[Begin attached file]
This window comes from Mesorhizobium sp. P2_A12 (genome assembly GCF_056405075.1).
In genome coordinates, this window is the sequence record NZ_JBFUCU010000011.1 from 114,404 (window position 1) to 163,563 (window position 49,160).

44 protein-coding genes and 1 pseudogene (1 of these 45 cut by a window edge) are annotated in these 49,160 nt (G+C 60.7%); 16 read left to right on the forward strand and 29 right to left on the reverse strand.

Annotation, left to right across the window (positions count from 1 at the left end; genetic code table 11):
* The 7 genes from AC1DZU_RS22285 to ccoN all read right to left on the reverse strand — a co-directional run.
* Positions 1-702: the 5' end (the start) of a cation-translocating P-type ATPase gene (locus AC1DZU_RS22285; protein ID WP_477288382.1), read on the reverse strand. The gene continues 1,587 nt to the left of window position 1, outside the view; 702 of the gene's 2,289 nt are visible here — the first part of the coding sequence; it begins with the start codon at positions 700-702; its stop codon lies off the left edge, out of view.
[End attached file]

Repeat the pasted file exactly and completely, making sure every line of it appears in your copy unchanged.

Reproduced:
This window comes from Mesorhizobium sp. P2_A12 (genome assembly GCF_056405075.1).
In genome coordinates, this window is the sequence record NZ_JBFUCU010000011.1 from 114,404 (window position 1) to 163,563 (window position 49,160).

44 protein-coding genes and 1 pseudogene (1 of these 45 cut by a window edge) are annotated in these 49,160 nt (G+C 60.7%); 16 read left to right on the forward strand and 29 right to left on the reverse strand.

Annotation, left to right across the window (positions count from 1 at the left end; genetic code table 11):
* The 7 genes from AC1DZU_RS22285 to ccoN all read right to left on the reverse strand — a co-directional run.
* Positions 1-702: the 5' end (the start) of a cation-translocating P-type ATPase gene (locus AC1DZU_RS22285; protein ID WP_477288382.1), read on the reverse strand. The gene continues 1,587 nt to the left of window position 1, outside the view; 702 of the gene's 2,289 nt are visible here — the first part of the coding sequence; it begins with the start codon at positions 700-702; its stop codon lies off the left edge, out of view.